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5 Gimp Photo Editing Tricks for Print-on-Demand Sellers

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Despite having autism, I am passionate about writing about various subjects. I also love to travel and do crafts.

Here's a photo I altered with the faux metal transfer technique

Here's a photo I altered with the faux metal transfer technique

One of the forms of side hustles for artists, graphic designers, and other highly creative people is print-on-demand, or POD. Most of the experts use something that helps their products stand out from others: photo editing software.

This article focuses on GIMP Photo Editor, which is a cheap alternative to Photoshop and some others. Designers either starting out, on tight budgets, or both will LOVE using those tricks with it to add uniqueness to their graphics.

Key Tip

Make sure that your fonts and graphics are for commercial use. If you're using photos, I highly recommend stills of plants and photos of animals as opposed to landmarks. Photos of mountains and trees are fine, but err in the side of caution and alter them if needed. If a natural or geological feature is a public landmark, steer towards more generic sights to photograph instead.

"If you try to sell - or use in a promotional way - a photo, painting, or drawing of the Lone Cypress Tree in Monterrey, CA," advises Elke Clarke, a Zazzle PRO designer, "You will be in trademark violation and could face a lawsuit."

Taking jabs at popular culture is fine, as long as you're not only refraining from doing so at others' expense and as long as you don't use any copyrighted typefaces, slogans, or graphics.

5tricksgimpphotoeditorpod

The illustration above is based on a dream I had in 2021 about a creepypasta hack of Super Mario 64. But knowing I couldn't use the titular Nintendo character, I settled on drawing and coloring by hand two versions of the background of the winter underground level, with the ice floes, quicksand-snow, and moving crates. I even hand-drew and colored the pair of eyeballs. I enhanced each scanned illustration with GIMP.

5tricksgimpphotoeditorpod

Another graphic shown above is also based on one of my dreams, this time, one from 2010 about a British PIF featuring what apparently was the titular character of Alice in Wonderland. But I decided to refrain from using an image or even drawing her, let alone the Disney version.

With my pledge to keep images on my POD merchandise as G-rated as possible, I couldn't draw or alter an image of Alice with her singed, black arm disintegrating a la Tex Avery. Neither could I use the lyrics of Squire Parsons's "Oh What a Moment," which I heard the instrumental version play in my dream.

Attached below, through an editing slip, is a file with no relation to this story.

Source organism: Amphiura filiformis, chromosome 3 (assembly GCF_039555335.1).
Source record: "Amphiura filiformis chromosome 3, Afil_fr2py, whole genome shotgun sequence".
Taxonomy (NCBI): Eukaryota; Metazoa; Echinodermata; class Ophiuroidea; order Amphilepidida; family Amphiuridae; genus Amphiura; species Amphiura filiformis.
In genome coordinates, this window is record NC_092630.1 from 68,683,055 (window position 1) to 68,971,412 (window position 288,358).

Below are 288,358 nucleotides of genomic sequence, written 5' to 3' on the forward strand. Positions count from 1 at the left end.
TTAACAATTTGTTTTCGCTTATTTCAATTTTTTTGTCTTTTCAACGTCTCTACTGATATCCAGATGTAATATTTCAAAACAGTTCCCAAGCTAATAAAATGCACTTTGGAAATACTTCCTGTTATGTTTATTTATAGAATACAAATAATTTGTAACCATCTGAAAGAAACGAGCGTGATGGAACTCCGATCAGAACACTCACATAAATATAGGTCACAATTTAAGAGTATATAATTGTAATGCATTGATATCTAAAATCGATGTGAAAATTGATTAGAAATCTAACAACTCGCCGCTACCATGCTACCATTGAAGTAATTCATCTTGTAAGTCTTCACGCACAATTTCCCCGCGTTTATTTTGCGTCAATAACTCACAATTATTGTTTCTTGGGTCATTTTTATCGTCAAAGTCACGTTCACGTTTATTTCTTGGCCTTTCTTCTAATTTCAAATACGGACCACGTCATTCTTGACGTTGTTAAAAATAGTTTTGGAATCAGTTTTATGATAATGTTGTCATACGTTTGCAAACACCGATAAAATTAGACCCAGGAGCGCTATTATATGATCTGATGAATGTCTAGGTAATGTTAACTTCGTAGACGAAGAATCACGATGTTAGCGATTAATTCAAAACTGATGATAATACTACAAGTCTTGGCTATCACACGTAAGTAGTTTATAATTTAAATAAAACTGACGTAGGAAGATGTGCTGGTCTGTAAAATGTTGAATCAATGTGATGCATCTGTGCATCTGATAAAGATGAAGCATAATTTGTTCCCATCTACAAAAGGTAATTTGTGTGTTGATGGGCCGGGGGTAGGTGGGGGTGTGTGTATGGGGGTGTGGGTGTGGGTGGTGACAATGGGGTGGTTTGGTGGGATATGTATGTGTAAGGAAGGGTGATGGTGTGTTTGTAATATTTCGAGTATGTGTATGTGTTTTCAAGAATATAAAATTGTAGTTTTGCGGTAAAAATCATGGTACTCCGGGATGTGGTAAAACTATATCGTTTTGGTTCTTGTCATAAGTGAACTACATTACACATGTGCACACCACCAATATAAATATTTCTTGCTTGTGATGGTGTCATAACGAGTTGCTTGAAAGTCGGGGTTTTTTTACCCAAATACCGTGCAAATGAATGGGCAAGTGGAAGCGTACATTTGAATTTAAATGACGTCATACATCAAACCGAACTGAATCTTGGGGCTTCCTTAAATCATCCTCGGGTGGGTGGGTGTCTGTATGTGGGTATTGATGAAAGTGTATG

Instead, I hand-drew and colored the hot-air balloon and hand-colored the background. I enhanced both scanned artwork on GIMP and made a screaming onomatopoeia with a red commercial-use font.

The ideal images to use in POD products are generic, for commercial use, and are public domain. It sounds dowdy, but you'll make good with the copyright enforcers and open doors to creativity like never before.

Trick #1: Faux Glitter Glue

First, open up your image, preferably set against a transparent background (alter it if necessary and to avoid infringement).

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Next, add a new layer and trace around the image with a round brush in black. (I set it to 100% force, 0% hardness, and no spacing. You could always right-click the native layer, select "Alpha to Selection," add a new one, right-click the image, select Edit, and select "Stroke Selection" to outline it in black, but tracing it by hand lends the design an organic look, as if it's a glitter glue-outlined fabric applique.) Duplicate the layer.

Then, open a glitter background either obtained from a site for public domain images or Ctrl+A and then Ctrl+C). Open the image with the black border and paste the graphic between the duplicated image layer and the black border. (Click on duplicate layer and hit Ctrl+V.) Anchor, move, and distort if needed and click the green highlighted "Add New Layer" button.

This is a photo of a cruise ship from my 3-night cruise I took in January 2019. I took great care in removing the background and editing out the ship logo and name to prevent copyright infringement and add uniqueness to the graphic.

This is a photo of a cruise ship from my 3-night cruise I took in January 2019. I took great care in removing the background and editing out the ship logo and name to prevent copyright infringement and add uniqueness to the graphic.

Next, right-click the black border layer and select "Alpha to Selection." Right-click the glitter layer and click on "Add Layer Mask." Ensure that it's set to black (full transparency). Then, fill the layer mask in solid white. Click and then hide the black border layer. Export the image as .png with transparent background.